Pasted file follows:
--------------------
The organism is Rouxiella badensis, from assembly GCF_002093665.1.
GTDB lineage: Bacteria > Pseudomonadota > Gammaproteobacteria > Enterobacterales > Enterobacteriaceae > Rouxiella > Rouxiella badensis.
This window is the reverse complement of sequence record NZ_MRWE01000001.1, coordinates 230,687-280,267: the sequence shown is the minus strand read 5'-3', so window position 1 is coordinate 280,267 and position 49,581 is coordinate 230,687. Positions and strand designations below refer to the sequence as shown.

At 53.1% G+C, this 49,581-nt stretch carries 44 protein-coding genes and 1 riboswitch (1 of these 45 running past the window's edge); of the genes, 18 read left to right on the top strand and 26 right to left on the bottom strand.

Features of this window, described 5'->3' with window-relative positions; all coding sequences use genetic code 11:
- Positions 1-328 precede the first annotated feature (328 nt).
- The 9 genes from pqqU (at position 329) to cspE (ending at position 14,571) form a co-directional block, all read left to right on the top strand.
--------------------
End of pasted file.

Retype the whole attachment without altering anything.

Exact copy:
The organism is Rouxiella badensis, from assembly GCF_002093665.1.
GTDB lineage: Bacteria > Pseudomonadota > Gammaproteobacteria > Enterobacterales > Enterobacteriaceae > Rouxiella > Rouxiella badensis.
This window is the reverse complement of sequence record NZ_MRWE01000001.1, coordinates 230,687-280,267: the sequence shown is the minus strand read 5'-3', so window position 1 is coordinate 280,267 and position 49,581 is coordinate 230,687. Positions and strand designations below refer to the sequence as shown.

At 53.1% G+C, this 49,581-nt stretch carries 44 protein-coding genes and 1 riboswitch (1 of these 45 running past the window's edge); of the genes, 18 read left to right on the top strand and 26 right to left on the bottom strand.

Features of this window, described 5'->3' with window-relative positions; all coding sequences use genetic code 11:
- Positions 1-328 precede the first annotated feature (328 nt).
- The 9 genes from pqqU (at position 329) to cspE (ending at position 14,571) form a co-directional block, all read left to right on the top strand.